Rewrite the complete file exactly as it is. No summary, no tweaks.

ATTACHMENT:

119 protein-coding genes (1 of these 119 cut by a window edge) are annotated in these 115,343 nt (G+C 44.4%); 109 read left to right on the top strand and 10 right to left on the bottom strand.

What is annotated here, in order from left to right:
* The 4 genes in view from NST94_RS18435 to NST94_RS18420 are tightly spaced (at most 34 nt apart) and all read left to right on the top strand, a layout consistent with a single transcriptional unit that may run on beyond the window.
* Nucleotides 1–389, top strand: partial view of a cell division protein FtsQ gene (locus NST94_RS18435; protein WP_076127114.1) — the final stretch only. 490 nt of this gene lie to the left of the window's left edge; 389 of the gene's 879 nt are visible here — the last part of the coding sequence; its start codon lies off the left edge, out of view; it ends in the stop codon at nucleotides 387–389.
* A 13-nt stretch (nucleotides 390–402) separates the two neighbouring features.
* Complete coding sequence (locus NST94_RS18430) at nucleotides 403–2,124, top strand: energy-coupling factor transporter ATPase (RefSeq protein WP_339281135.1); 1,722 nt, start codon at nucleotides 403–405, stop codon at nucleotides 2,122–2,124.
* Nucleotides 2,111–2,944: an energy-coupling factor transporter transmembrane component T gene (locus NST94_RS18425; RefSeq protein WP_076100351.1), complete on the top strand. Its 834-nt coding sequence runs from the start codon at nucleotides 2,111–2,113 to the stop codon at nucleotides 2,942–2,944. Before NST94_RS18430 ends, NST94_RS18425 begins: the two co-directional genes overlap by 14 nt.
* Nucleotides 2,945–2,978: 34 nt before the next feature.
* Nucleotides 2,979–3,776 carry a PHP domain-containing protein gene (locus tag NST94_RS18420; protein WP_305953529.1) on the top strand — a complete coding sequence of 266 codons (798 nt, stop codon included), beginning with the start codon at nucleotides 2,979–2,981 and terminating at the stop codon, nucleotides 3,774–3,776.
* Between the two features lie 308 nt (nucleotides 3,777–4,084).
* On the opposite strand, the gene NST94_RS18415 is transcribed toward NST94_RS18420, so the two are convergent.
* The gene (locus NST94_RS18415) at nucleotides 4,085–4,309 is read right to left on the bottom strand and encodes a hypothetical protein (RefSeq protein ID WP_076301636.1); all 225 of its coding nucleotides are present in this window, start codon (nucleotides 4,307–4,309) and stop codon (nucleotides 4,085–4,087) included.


119 protein-coding genes (1 of these 119 cut by a window edge) are annotated in these 115,343 nt (G+C 44.4%); 109 read left to right on the top strand and 10 right to left on the bottom strand.

What is annotated here, in order from left to right:
* The 4 genes in view from NST94_RS18435 to NST94_RS18420 are tightly spaced (at most 34 nt apart) and all read left to right on the top strand, a layout consistent with a single transcriptional unit that may run on beyond the window.
* Nucleotides 1–389, top strand: partial view of a cell division protein FtsQ gene (locus NST94_RS18435; protein WP_076127114.1) — the final stretch only. 490 nt of this gene lie to the left of the window's left edge; 389 of the gene's 879 nt are visible here — the last part of the coding sequence; its start codon lies off the left edge, out of view; it ends in the stop codon at nucleotides 387–389.
* A 13-nt stretch (nucleotides 390–402) separates the two neighbouring features.
* Complete coding sequence (locus NST94_RS18430) at nucleotides 403–2,124, top strand: energy-coupling factor transporter ATPase (RefSeq protein WP_339281135.1); 1,722 nt, start codon at nucleotides 403–405, stop codon at nucleotides 2,122–2,124.
* Nucleotides 2,111–2,944: an energy-coupling factor transporter transmembrane component T gene (locus NST94_RS18425; RefSeq protein WP_076100351.1), complete on the top strand. Its 834-nt coding sequence runs from the start codon at nucleotides 2,111–2,113 to the stop codon at nucleotides 2,942–2,944. Before NST94_RS18430 ends, NST94_RS18425 begins: the two co-directional genes overlap by 14 nt.
* Nucleotides 2,945–2,978: 34 nt before the next feature.
* Nucleotides 2,979–3,776 carry a PHP domain-containing protein gene (locus tag NST94_RS18420; protein WP_305953529.1) on the top strand — a complete coding sequence of 266 codons (798 nt, stop codon included), beginning with the start codon at nucleotides 2,979–2,981 and terminating at the stop codon, nucleotides 3,774–3,776.
* Between the two features lie 308 nt (nucleotides 3,777–4,084).
* On the opposite strand, the gene NST94_RS18415 is transcribed toward NST94_RS18420, so the two are convergent.
* The gene (locus NST94_RS18415) at nucleotides 4,085–4,309 is read right to left on the bottom strand and encodes a hypothetical protein (RefSeq protein ID WP_076301636.1); all 225 of its coding nucleotides are present in this window, start codon (nucleotides 4,307–4,309) and stop codon (nucleotides 4,085–4,087) included.